Ask any competitive, high-ranking, high-level, or just plain old successful athlete, businessperson, or celebrity about how they got to where they are, and they’ll probably tell you something about how their work is 24/7/365. They’ll tell you about how they live, breathe, sleep, and eat what they do. It’s all-consuming and all-encompassing. And that’s the key to success.
So too in bodybuilding—especially competitive bodybuilding—you have to go all-in. Because what you look like and how you perform is radically affected by all the minute details, such as what you eat, how frequently you eat, how long you sleep, how good that sleep is, your stress level, etc. Even the tiniest change in momentum can throw off 16 weeks of contest prep and hard work. What separates these ultra-successful moguls from a lot of others, though, is their time frame; sure, they have deadlines they have to meet, and micro/macro cycles in which their training takes place, but there’s no light switch that goes on and off when it’s time to grind.
Their switch is permanently ON.
When people set their new year’s resolutions, or when they commit to their diets the day a contest prep begins, they’re thinking short term. The late, great, famous fitness model Greg Plitt once said, “You are what you do repeatedly every day. If excellence is something you’re striving for, then it’s not an accident. It’s a habit.” Doing something for 16 weeks for a show, or getting lean in January (after gaining 15 pounds over the course of the previous year) doesn’t show a habit; it shows short-term dedication to a goal. That’s good, but it’s like a one night stand—“Wham, bam, thank you ma’am.” It’s not suitable or reasonable to be on a low-calorie diet or six-day-a-week cardio regimen all the time. With that said, if you think about it, that short-term dedication can be transcribed and applied to other areas of your life.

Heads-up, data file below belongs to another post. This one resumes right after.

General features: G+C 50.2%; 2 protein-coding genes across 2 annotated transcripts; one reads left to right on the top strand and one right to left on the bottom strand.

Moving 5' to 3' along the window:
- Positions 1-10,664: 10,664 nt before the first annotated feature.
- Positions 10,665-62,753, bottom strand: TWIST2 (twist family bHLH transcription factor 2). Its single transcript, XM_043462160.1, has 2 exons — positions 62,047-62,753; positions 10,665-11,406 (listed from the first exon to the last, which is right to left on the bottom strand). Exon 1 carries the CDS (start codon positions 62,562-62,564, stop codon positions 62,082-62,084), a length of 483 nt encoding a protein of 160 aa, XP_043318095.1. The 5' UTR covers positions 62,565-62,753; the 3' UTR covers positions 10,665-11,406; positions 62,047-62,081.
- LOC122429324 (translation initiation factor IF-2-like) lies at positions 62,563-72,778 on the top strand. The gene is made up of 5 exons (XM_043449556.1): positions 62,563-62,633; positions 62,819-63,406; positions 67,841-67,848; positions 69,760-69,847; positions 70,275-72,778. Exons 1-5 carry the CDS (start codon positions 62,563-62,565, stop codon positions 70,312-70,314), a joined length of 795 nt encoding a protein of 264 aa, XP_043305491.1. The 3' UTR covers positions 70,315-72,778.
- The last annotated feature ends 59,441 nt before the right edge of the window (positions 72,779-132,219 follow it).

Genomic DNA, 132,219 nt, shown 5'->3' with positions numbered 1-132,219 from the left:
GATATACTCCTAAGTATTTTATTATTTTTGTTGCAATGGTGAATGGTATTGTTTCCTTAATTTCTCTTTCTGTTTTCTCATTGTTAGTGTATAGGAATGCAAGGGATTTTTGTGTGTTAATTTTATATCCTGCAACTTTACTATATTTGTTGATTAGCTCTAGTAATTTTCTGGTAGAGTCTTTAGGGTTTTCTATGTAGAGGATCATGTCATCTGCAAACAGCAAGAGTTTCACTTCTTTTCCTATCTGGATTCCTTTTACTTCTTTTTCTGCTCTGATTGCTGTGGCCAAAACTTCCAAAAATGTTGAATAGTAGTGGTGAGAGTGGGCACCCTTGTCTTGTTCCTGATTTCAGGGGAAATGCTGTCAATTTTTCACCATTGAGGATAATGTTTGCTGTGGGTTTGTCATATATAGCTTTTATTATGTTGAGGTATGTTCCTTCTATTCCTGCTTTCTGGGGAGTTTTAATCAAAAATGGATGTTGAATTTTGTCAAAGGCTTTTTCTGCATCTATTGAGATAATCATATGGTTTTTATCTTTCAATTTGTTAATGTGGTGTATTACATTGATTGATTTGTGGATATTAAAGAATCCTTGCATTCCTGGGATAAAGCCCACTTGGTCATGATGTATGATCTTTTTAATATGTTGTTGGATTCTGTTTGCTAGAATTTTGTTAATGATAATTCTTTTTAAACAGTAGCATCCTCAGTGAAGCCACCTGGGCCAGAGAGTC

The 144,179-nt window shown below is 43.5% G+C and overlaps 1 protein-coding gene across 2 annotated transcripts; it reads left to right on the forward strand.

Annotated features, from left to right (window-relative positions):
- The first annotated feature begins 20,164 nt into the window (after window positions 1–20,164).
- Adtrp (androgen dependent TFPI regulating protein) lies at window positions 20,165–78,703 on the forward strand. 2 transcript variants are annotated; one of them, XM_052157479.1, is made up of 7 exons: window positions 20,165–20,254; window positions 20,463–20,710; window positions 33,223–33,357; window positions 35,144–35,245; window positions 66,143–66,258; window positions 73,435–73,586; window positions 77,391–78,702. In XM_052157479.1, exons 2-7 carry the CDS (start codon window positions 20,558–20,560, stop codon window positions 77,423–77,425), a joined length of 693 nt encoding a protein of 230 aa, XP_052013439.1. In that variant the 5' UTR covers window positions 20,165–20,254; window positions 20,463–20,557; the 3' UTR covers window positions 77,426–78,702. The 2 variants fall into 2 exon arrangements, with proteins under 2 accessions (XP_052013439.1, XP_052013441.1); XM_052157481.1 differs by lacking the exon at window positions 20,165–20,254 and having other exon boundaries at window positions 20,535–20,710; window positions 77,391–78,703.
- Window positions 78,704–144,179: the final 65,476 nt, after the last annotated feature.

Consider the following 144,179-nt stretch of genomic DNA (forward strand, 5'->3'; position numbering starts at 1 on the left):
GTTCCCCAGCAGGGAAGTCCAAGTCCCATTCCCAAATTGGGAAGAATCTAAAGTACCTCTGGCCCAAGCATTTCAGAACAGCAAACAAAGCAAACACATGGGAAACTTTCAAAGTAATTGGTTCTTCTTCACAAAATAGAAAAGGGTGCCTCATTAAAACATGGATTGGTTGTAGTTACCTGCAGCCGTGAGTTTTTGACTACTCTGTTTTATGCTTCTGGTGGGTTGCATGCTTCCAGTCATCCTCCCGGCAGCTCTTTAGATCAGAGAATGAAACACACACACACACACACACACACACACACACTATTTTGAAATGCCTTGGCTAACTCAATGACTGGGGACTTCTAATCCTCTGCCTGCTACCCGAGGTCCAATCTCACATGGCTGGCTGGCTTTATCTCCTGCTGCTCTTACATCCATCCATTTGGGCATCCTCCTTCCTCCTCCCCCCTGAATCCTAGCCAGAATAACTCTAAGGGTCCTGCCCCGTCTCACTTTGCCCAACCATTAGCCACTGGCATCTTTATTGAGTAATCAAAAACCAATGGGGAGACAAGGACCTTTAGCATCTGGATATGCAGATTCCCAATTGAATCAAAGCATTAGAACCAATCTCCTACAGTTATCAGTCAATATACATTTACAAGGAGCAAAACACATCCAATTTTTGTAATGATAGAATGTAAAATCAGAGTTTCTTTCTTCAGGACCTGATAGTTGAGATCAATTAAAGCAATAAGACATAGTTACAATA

If I may pull an example from my own personal experience: Judge me all you want, but I do CrossFit. I know what you’re about to say, but please, hear me out. Don’t turn the page yet. As you might know, CrossFit is a combination of Olympic lifting, powerlifting, gymnastics, cardio, metabolic conditioning, and sadism. Sometimes the workouts take 3 or 4 minutes. Other times, they can be upwards of 40. But at 6:30 a.m., before you start your workday, you’re giving those 4 (or 40) minutes your undivided attention and a balls-to-the-wall effort. No slacking. No texting or chatting with the trainer next to you. It’s just you and the equipment for as long as it takes to get through the WOD.
The sense of accomplishment once you’re done is unlike anything else. I’m telling you, once you’ve done “Murph” (one-mile run, 300 squats, 200 push-ups, 100 pull-ups, one-mile run), you’ll know there’s nothing you can’t tackle in your day/week/month. That’s where the lifestyle part comes in. When you’ve made the decision to eat clean year round, to eat for performance rather than aesthetics, to train in order to be a functional athlete rather than just a symmetrical one, then your entire perspective (on life and sport) changes. You’re allowed to have more fun with your training. More flexibility with your diet (and social life). And you end up being able to maintain it more long term because it’s—say it with me—a lifestyle. You also end up enjoying the process more because it’s not as miserable for that short period of time.
I remember talking with Samir Bannout, aka the Lion of Lebanon, aka 1983 Mr. Olympia, this past September. He said to me, “There’s a fine line between obsessed and passionate. Between obsession and passion. You have to choose the right one for you.” At MUSCLE INSIDER, we encourage you to combine the two; be obsessed with your passion. If you are in love with training, then you can’t just work hard six months of the year and take it easy the other six months. Every day is another opportunity to grow, mentally and physically. Grab your passion, and run with it!
Hopefully by now, you’ve gotten the message: Bodybuilding is more than just a season or even a sport. It’s a lifestyle.